UC Davis Medical Center Embarks on Journey to Reduce Dose by 20%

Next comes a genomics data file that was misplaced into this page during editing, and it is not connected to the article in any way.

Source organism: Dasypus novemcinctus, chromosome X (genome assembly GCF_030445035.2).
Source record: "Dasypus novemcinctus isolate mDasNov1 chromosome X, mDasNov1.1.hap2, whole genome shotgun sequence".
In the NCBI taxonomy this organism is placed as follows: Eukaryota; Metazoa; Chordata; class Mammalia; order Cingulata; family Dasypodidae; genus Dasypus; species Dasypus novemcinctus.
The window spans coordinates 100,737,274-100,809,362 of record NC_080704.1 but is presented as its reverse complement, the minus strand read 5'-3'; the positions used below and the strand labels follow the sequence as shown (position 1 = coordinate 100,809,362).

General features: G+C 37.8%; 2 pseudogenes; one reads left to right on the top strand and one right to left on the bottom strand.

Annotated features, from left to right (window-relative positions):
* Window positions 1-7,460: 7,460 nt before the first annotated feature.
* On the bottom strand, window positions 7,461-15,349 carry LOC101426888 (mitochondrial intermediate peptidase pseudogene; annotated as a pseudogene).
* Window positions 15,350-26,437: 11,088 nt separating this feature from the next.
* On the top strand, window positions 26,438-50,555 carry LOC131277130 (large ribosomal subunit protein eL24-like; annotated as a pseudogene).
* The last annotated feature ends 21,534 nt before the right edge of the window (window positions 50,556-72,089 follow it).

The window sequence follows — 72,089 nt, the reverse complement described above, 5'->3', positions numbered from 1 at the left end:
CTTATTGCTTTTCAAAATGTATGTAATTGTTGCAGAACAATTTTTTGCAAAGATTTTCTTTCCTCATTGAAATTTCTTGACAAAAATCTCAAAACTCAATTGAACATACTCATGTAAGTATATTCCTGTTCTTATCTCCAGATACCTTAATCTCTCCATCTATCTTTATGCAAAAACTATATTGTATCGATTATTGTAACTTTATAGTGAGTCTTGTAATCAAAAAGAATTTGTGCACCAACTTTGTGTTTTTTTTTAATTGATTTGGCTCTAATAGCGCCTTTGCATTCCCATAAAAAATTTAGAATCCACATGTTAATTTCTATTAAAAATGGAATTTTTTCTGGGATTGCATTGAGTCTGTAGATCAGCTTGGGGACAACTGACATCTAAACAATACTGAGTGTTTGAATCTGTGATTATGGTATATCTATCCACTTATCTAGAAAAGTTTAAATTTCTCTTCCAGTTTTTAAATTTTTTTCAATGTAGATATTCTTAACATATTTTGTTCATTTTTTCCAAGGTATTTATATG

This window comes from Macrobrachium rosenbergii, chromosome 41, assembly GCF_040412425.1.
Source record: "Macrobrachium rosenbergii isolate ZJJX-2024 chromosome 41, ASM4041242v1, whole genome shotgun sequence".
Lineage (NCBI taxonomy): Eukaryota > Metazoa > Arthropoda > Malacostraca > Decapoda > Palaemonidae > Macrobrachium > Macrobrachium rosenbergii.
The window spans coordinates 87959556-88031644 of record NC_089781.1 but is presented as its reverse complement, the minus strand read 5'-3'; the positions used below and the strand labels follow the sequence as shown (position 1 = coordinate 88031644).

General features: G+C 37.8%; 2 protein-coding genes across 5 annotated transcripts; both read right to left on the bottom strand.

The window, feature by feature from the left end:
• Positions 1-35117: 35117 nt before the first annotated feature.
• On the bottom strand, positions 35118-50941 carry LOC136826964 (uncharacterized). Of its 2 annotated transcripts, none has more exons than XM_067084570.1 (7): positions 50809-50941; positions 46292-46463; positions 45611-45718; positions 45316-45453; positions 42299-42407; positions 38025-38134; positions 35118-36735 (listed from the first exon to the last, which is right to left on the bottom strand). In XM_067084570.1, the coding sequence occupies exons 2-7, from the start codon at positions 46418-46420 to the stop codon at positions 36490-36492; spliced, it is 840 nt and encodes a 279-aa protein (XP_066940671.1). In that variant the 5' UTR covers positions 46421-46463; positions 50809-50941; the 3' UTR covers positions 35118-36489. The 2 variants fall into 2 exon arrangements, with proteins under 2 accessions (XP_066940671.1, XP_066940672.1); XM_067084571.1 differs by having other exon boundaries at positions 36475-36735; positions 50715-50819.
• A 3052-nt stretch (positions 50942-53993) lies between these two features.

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J. Anthony Seibert, PhDDose management (including dose-reduction strategies) is a dominant topic of conversation throughout the imaging world. Cross-disciplinary efforts to resolve the issue are moving to the forefront of both vendor and provider dockets, spurred on not least by quality metrics that tie reimbursement rates to patient outcomes. At UC Davis Medical Center in Sacramento, California, radiology professor J. Anthony Seibert, PhD, and his colleagues are working to lower the radiation dose that their patients receive by some 20%. It’s an ambitious goal, but one that they believe is reasonable, with the implementation of statistical iterative reconstruction techniques, dose modulation, and geometry-based modeling. The process goes well beyond CT, Seibert says, and is needed much more in interventional radiology, where per-patient radiation doses can exceed those of CT and even PET exams, in many cases. He cites the National Council on Radiation Protection & Measurements as having raised awareness of the overall impact of increased use of CT and nuclear-medicine procedures. To gauge the scope of that impact, Seibert points out that in the United States, the natural background radiation, at sea level, is about 3 mSv per year (including exposure to cosmic rays and radon gas), but that tally rises to about 6 mSv per year—double the normal background radiation—when it includes the impact of medical-imaging procedures. Imprecise Measures Clouding the issue is a lack of understanding, at the provider level, of just how much radiation patients receive as a result of different imaging procedures. “We also have dose indices that may not be indicative of what the true dose to the patient is,” Seibert says. Parameters such as the volume CT dose index and dose–length product (DLP) do not measure the dose as delivered to the patient, Seibert says; rather, they indicate the dose delivered to a calibration phantom. To the extent that these phantoms fail to match the patient’s body habitus, the inferred dose “might be significantly underestimated or overestimated,” he says. “It gets very complicated,” Seibert says. “It’s something that’s being actively investigated, but currently, we don’t have a good handle on things as much as we would like. We can be off by a large amount—I’d speculate perhaps two to five times over or under, depending on the situation.” On most modern equipment, CT scanner manufacturers calculate the volume CT dose index based on acquisition-technique factors and measurements of a calibration phantom that is 16 or 32 centimeters in diameter. In situations that require an accurate measurement of the dose to a specific patient, medical physicists must evaluate the size differences between the calibration phantom and the patient. A recently published task-group report from the American Association of Physicists in Medicine1 describes a methodology for improving the estimate of the reported volume CT dose index. A large discrepancy often occurs in the imaging of pediatric patients, who can span a wide range of body sizes, complicated by the fact that some manufacturers use the 32-centimeter phantom to estimate the volume CT dose index, and some use the 16-centimeter phantom. If medical physicists can be confused by discrepancies in the technological information that’s available to them, imagine what one concerned parent could do with some data on radiation dose from Internet sources. Seibert recalls that the mother of one pediatric patient was extremely concerned that her child was overirradiated by a postsurgical CT exam by a factor of four (according to the volume CT dose index), relative to a presurgical planning CT exam. On further review, it was discovered that the presurgical CT scanner used the 32-centimeter phantom for a pediatric body exam (regardless of the patient’s size), and that the postsurgical CT scanner used the 16-centimeter phantom. “We went back and performed a size-specific dose estimate to correct the volume CT dose index that’s posted on the scanner, with the patient’ imaging records,” Seibert says. “When we actually did the size-specific dose estimate, it ended up that the patient was not over-irradiated at all.” He adds, “That just gives you an inkling” of the amount of uncorrected dose information circulating, even where best practices are in use and within the databases of dose registries. There is no doubt that estimates will be improved with time, he says; the first step is to recognize that the dose estimates do have wide variations, many of which are easily explained. “Understand that there might be some wide variation in the data reported with volume CT dose index,” Seibert says; part of this could be attributed to the mistaken mapping of particular procedures’ definitions. For instance, a head CT scan, as registered in the PACS and the RIS, might actually represent an interventional CT scan that includes a combination head–neck study that includes CT angiography, he says. “When you investigate, many of these outliers can be explained, but who’s going to have the time to go back and do that?” Seibert asks. “Unless somebody really needs to investigate a situation, we don’t have the manpower or the time.” The Davis Project UC Davis Medical Center is working to improve the situation by developing automatic algorithms that correct for body habitus for improved dose estimates, not only for the reasons mentioned previously, but also to account for changes in California law. In July 2012, volume CT dose index and DLP must be included in all radiologist reports; this, Seibert says, is adding to the anxiety of radiology administrators and radiologists because they don’t want to have to deal with yet another detail. “We’re trying to deliver that information automatically, right in the radiologist’s report (prior to dictation), and that’s not easy,” Seibert says. Some vendors are implementing measures to automate the recognition of DICOM Radiation Dose Structured Reports (RDSR), which contain a lot more information than legacy secondary-capture objects have historically provided, Seibert says. As an example, information on how CT tube currents change with patient attenuation characteristics and many more details about the acquisition parameters and calibration phantom are included in the structured report. “Imaging informatics is a key player in this whole issue of extracting dose information,” Seibert says. “The understanding of the DICOM standard is intrinsic to being able to retrieve the RDSR and parse the relevant content in an effective way. Cooperation among informaticists, algorithm developers, and medical physicists is extremely important. We are just at the beginning of how we can make this a lot better.” Seibert describes the effects of the radiation-dose question on DR, which (as a field) is in transition from totally proprietary methods of calculating detector exposure, as an indirect measure of patient dose. Unlike screen-film detectors that readily indicate underexposure or overexposure conditions, DR devices compensate for these variations and do not provide a direct link from image appearance to radiation dose. Different DR systems report exposure indices in different ways; some go up when the detector is overexposed, and some go down—and, as Seibert points out, while radiographic studies are relatively low-dose procedures, they account for 60% to 70% of diagnostic imaging. Standardization efforts like that put forth by the International Electrotechnical Commission (IEC 62494-1) are helping to motivate manufacturers to create a uniform exposure index, he says, which can help fine-tune individual exams with a specific target index value and provide a consistent indication of underexposure or overexposure as feedback to the technologist. With consistent feedback, the likelihood of lower doses is enhanced and the need to repeat exams should be reduced. The ultimate goal of dose estimation—whether for CT, radiography, interventional, cardiology, or nuclear-medicine procedures—is to be able to determine individual organ doses for each procedure, with the intent of accumulating information on specific organ doses (so that, at any point in a patient’s history, a reasonable risk estimate for radiation dose can be assessed accurately), Seibert says. That quest is not just a personal health issue, but a population health indicator that would be a significant improvement over the effective-dose methods currently (and often inappropriately) employed to determine risk. “The awareness of the public of radiation dose is a good thing, but it can be mismanaged or misleading,” Seibert says. “What we really need to do is make sure that people aren’t afraid of radiation when exposures are justified. We all take risks every day; we just have to match the benefits, relative to the risks that we are taking.” Matthew Skoufalos is a contributing writer for Radinformatics.com.